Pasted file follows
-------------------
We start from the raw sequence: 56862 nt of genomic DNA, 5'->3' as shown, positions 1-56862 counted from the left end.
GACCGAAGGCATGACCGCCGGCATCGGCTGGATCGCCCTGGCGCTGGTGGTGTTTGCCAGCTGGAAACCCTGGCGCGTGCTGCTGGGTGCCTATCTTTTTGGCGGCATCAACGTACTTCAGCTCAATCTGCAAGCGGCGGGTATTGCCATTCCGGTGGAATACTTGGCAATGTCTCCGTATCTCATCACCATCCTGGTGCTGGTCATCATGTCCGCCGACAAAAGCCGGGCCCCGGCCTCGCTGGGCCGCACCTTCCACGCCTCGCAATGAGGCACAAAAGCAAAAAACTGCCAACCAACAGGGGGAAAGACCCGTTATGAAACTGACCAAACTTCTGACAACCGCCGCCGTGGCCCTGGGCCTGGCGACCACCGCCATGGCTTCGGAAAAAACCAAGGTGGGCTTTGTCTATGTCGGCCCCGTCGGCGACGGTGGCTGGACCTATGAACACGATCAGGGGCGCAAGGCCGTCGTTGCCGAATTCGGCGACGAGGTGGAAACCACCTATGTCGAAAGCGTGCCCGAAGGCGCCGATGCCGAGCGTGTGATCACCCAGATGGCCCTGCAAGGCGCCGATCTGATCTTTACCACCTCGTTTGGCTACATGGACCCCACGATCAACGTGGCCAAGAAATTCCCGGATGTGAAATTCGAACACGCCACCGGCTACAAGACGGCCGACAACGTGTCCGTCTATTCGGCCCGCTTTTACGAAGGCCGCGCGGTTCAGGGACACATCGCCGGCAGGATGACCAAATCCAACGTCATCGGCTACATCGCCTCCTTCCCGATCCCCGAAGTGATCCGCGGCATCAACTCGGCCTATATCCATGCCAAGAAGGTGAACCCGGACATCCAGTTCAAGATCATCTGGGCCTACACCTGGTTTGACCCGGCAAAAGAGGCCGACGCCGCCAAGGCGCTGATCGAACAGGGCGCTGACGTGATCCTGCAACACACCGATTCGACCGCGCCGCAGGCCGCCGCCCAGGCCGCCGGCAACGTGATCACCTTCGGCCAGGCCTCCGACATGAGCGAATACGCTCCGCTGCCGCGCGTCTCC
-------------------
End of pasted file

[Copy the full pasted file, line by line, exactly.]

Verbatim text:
We start from the raw sequence: 56862 nt of genomic DNA, 5'->3' as shown, positions 1-56862 counted from the left end.
GACCGAAGGCATGACCGCCGGCATCGGCTGGATCGCCCTGGCGCTGGTGGTGTTTGCCAGCTGGAAACCCTGGCGCGTGCTGCTGGGTGCCTATCTTTTTGGCGGCATCAACGTACTTCAGCTCAATCTGCAAGCGGCGGGTATTGCCATTCCGGTGGAATACTTGGCAATGTCTCCGTATCTCATCACCATCCTGGTGCTGGTCATCATGTCCGCCGACAAAAGCCGGGCCCCGGCCTCGCTGGGCCGCACCTTCCACGCCTCGCAATGAGGCACAAAAGCAAAAAACTGCCAACCAACAGGGGGAAAGACCCGTTATGAAACTGACCAAACTTCTGACAACCGCCGCCGTGGCCCTGGGCCTGGCGACCACCGCCATGGCTTCGGAAAAAACCAAGGTGGGCTTTGTCTATGTCGGCCCCGTCGGCGACGGTGGCTGGACCTATGAACACGATCAGGGGCGCAAGGCCGTCGTTGCCGAATTCGGCGACGAGGTGGAAACCACCTATGTCGAAAGCGTGCCCGAAGGCGCCGATGCCGAGCGTGTGATCACCCAGATGGCCCTGCAAGGCGCCGATCTGATCTTTACCACCTCGTTTGGCTACATGGACCCCACGATCAACGTGGCCAAGAAATTCCCGGATGTGAAATTCGAACACGCCACCGGCTACAAGACGGCCGACAACGTGTCCGTCTATTCGGCCCGCTTTTACGAAGGCCGCGCGGTTCAGGGACACATCGCCGGCAGGATGACCAAATCCAACGTCATCGGCTACATCGCCTCCTTCCCGATCCCCGAAGTGATCCGCGGCATCAACTCGGCCTATATCCATGCCAAGAAGGTGAACCCGGACATCCAGTTCAAGATCATCTGGGCCTACACCTGGTTTGACCCGGCAAAAGAGGCCGACGCCGCCAAGGCGCTGATCGAACAGGGCGCTGACGTGATCCTGCAACACACCGATTCGACCGCGCCGCAGGCCGCCGCCCAGGCCGCCGGCAACGTGATCACCTTCGGCCAGGCCTCCGACATGAGCGAATACGCTCCGCTGCCGCGCGTCTCC